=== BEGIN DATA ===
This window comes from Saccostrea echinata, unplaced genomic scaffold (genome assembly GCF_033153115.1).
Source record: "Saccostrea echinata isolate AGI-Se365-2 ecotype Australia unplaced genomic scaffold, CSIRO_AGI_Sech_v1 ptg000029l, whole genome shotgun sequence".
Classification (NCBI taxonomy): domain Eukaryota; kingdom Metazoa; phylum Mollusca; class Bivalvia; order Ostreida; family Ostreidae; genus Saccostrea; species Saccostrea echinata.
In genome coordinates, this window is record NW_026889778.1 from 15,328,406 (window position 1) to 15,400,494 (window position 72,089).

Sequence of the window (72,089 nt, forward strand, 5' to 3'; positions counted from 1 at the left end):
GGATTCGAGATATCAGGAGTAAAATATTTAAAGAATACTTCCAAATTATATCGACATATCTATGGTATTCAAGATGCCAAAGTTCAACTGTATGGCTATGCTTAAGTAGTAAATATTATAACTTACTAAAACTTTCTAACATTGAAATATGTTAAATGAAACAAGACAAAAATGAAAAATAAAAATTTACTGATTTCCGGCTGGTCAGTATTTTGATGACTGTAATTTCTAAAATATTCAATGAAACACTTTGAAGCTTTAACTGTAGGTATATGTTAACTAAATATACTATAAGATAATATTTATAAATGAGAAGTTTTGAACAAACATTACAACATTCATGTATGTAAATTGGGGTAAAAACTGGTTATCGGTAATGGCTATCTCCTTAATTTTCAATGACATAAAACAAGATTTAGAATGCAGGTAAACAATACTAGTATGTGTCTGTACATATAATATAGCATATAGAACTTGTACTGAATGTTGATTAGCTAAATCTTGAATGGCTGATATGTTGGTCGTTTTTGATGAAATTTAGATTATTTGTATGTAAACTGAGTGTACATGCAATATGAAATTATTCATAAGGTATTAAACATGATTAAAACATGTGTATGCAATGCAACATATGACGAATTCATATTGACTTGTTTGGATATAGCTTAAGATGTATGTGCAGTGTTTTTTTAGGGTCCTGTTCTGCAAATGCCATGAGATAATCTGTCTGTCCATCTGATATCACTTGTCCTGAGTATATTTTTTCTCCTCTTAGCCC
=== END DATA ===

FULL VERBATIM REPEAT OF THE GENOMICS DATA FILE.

This window comes from Saccostrea echinata, unplaced genomic scaffold (genome assembly GCF_033153115.1).
Source record: "Saccostrea echinata isolate AGI-Se365-2 ecotype Australia unplaced genomic scaffold, CSIRO_AGI_Sech_v1 ptg000029l, whole genome shotgun sequence".
Classification (NCBI taxonomy): domain Eukaryota; kingdom Metazoa; phylum Mollusca; class Bivalvia; order Ostreida; family Ostreidae; genus Saccostrea; species Saccostrea echinata.
In genome coordinates, this window is record NW_026889778.1 from 15,328,406 (window position 1) to 15,400,494 (window position 72,089).

Sequence of the window (72,089 nt, forward strand, 5' to 3'; positions counted from 1 at the left end):
GGATTCGAGATATCAGGAGTAAAATATTTAAAGAATACTTCCAAATTATATCGACATATCTATGGTATTCAAGATGCCAAAGTTCAACTGTATGGCTATGCTTAAGTAGTAAATATTATAACTTACTAAAACTTTCTAACATTGAAATATGTTAAATGAAACAAGACAAAAATGAAAAATAAAAATTTACTGATTTCCGGCTGGTCAGTATTTTGATGACTGTAATTTCTAAAATATTCAATGAAACACTTTGAAGCTTTAACTGTAGGTATATGTTAACTAAATATACTATAAGATAATATTTATAAATGAGAAGTTTTGAACAAACATTACAACATTCATGTATGTAAATTGGGGTAAAAACTGGTTATCGGTAATGGCTATCTCCTTAATTTTCAATGACATAAAACAAGATTTAGAATGCAGGTAAACAATACTAGTATGTGTCTGTACATATAATATAGCATATAGAACTTGTACTGAATGTTGATTAGCTAAATCTTGAATGGCTGATATGTTGGTCGTTTTTGATGAAATTTAGATTATTTGTATGTAAACTGAGTGTACATGCAATATGAAATTATTCATAAGGTATTAAACATGATTAAAACATGTGTATGCAATGCAACATATGACGAATTCATATTGACTTGTTTGGATATAGCTTAAGATGTATGTGCAGTGTTTTTTTAGGGTCCTGTTCTGCAAATGCCATGAGATAATCTGTCTGTCCATCTGATATCACTTGTCCTGAGTATATTTTTTCTCCTCTTAGCCC